After The Stock Market Closed There Will Be Earnings That Finish 2023’s Rally.
Aug 22. 2023
The stock market continues to be weighed down by continually increasing long-term interest rates. This week after the stock market closed, the main averages fell further from their recent highs, led by the so-called Magnificent Seven.
According to Doug Peta, chief U.S. analyst at BCA Research, the end of the stock market’s 2023 run is nigh. He attributes this to the second crucial component in the investment equation, corporate profitability, rather than the movement of interest rates.
Expectations were “bombed out” at the close of last year, he said in an interview. The corporate earnings threshold was set low to outperform pessimistic projections. He argues why the bar is increasing for more optimistic forecasts in the following year. As a result, investors are preparing to be disappointed going forward after being pleasantly delighted on the upside in the first half of 2023.
Putting statistics to those perceptions, Peta says investors expected profits for S&P 500 businesses to be about $190-$195 per share this year. Instead, actual results after the stock market closed outperform projections by roughly 11%, with consensus full-year estimates for 2023 rising to over $219.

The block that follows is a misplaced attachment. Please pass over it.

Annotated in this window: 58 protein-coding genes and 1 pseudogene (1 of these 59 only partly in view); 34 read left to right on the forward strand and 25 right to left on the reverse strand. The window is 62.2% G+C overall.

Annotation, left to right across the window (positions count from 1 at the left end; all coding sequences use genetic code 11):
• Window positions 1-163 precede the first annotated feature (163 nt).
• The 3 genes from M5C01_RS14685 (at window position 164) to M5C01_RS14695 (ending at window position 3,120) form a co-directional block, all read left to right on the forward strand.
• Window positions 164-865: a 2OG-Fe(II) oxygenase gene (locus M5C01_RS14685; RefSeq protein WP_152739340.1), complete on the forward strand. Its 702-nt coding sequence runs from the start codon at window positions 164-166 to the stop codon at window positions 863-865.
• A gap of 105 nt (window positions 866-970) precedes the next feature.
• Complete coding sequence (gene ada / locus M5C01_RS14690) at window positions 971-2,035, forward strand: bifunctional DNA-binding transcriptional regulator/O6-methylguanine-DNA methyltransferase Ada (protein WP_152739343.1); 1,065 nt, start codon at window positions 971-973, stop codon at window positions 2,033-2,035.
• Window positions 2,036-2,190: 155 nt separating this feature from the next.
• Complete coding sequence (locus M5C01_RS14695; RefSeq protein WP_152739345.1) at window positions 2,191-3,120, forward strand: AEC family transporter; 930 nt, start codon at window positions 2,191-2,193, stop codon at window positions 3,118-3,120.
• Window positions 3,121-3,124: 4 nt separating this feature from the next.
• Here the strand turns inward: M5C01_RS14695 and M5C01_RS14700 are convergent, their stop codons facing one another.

Earnings growth is being stretched into next year, with average predictions for calendar 2024 at a whopping $246. To be sure, analysts’ profit estimates for the future are based on assumptions about sales and costs that they enter into spreadsheets. To be fair, earnings projections this far out are loaded with uncertainties.
Peta believes such projections will fall short. It will be tough to surprise on the upside in 2024, just as it was difficult to disappoint on the downside in the first half of this year. His top-down prediction “conservatively” predicts a 5% reduction in S&P 500 profits per share to around $210 next year.
This would bring the large-cap benchmark above 20 times profits for the upcoming fiscal year. Rising interest rates should exert downward pressure on the price/earnings ratio. Lower profits and lower P/E ratios aren’t a recipe for rising stock prices, especially as we approach the most volatile months of the year, September and October.
For the next week, all eyes will be on Jackson Hole, Wyoming, the location of the Federal Reserve’s annual big-think retreat. It should be noted that the location was originally chosen to entice Paul Volcker, then-chief of the Federal Reserve, to his favourite vacation activity, fly fishing. It would be surprising if Powell departed from Volcker’s hardline anti-inflationary position.